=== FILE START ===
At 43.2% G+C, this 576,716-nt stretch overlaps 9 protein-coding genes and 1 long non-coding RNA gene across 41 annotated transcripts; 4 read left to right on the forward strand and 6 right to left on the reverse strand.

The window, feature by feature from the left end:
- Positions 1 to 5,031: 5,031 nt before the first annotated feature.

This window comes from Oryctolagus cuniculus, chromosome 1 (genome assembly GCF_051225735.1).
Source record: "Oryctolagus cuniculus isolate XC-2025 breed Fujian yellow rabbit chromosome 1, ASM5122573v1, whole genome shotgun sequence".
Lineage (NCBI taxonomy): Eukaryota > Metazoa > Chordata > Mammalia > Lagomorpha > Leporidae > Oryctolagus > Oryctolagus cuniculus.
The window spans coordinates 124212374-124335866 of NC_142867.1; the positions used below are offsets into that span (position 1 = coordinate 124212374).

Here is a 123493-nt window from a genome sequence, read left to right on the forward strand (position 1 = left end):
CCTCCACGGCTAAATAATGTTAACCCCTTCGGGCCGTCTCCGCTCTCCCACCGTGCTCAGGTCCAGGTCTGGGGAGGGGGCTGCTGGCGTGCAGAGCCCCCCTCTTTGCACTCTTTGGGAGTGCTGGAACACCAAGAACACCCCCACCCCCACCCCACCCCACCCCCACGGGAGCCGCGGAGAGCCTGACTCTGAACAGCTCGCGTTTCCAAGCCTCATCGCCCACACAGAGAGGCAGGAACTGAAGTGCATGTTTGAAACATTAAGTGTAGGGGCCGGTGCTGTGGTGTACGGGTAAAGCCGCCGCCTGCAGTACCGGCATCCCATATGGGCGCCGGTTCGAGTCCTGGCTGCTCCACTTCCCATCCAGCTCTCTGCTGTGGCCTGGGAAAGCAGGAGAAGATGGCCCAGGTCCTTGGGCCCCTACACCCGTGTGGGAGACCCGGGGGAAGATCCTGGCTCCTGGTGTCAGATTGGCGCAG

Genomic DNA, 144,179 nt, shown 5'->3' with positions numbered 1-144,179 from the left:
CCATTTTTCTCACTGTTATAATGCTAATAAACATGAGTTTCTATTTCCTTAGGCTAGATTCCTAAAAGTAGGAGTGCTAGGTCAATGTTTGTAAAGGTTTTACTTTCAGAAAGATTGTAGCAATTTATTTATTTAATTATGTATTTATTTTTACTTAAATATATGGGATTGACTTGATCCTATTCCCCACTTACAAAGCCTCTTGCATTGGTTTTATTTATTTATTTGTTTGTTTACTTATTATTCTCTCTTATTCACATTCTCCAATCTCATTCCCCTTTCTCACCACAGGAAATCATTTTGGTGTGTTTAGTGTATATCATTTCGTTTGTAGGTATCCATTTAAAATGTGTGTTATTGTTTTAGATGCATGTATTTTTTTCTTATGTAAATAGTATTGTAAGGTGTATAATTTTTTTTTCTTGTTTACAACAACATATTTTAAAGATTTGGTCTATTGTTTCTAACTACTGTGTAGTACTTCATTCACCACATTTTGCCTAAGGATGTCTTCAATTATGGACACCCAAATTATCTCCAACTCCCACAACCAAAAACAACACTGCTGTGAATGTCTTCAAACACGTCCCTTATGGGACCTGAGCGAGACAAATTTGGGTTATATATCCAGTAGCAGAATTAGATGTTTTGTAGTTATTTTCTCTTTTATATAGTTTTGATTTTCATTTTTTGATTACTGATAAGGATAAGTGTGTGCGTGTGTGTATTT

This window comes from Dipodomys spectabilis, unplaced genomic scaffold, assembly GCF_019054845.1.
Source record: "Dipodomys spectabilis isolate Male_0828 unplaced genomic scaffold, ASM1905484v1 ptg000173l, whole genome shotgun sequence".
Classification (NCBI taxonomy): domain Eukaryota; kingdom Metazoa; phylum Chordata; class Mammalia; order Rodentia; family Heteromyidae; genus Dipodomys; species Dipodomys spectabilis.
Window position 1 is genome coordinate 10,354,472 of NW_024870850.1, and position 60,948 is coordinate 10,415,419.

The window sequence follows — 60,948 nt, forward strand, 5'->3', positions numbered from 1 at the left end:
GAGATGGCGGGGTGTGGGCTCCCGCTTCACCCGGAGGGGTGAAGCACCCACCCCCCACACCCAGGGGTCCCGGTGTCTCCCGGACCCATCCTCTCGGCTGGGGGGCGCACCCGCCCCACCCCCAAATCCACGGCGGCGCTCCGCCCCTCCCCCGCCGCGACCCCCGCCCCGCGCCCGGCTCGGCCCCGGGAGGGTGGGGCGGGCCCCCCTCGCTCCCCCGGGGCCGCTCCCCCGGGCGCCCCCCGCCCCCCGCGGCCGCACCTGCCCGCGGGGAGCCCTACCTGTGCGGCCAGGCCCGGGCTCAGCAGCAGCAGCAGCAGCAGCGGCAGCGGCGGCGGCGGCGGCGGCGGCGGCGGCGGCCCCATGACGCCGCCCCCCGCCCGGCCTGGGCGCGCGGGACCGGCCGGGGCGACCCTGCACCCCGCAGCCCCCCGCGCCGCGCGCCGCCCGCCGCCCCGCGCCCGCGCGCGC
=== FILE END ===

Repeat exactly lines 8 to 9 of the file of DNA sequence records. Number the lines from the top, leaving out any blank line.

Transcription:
Here is a 123493-nt window from a genome sequence, read left to right on the forward strand (position 1 = left end):
CCTCCACGGCTAAATAATGTTAACCCCTTCGGGCCGTCTCCGCTCTCCCACCGTGCTCAGGTCCAGGTCTGGGGAGGGGGCTGCTGGCGTGCAGAGCCCCCCTCTTTGCACTCTTTGGGAGTGCTGGAACACCAAGAACACCCCCACCCCCACCCCACCCCACCCCCACGGGAGCCGCGGAGAGCCTGACTCTGAACAGCTCGCGTTTCCAAGCCTCATCGCCCACACAGAGAGGCAGGAACTGAAGTGCATGTTTGAAACATTAAGTGTAGGGGCCGGTGCTGTGGTGTACGGGTAAAGCCGCCGCCTGCAGTACCGGCATCCCATATGGGCGCCGGTTCGAGTCCTGGCTGCTCCACTTCCCATCCAGCTCTCTGCTGTGGCCTGGGAAAGCAGGAGAAGATGGCCCAGGTCCTTGGGCCCCTACACCCGTGTGGGAGACCCGGGGGAAGATCCTGGCTCCTGGTGTCAGATTGGCGCAG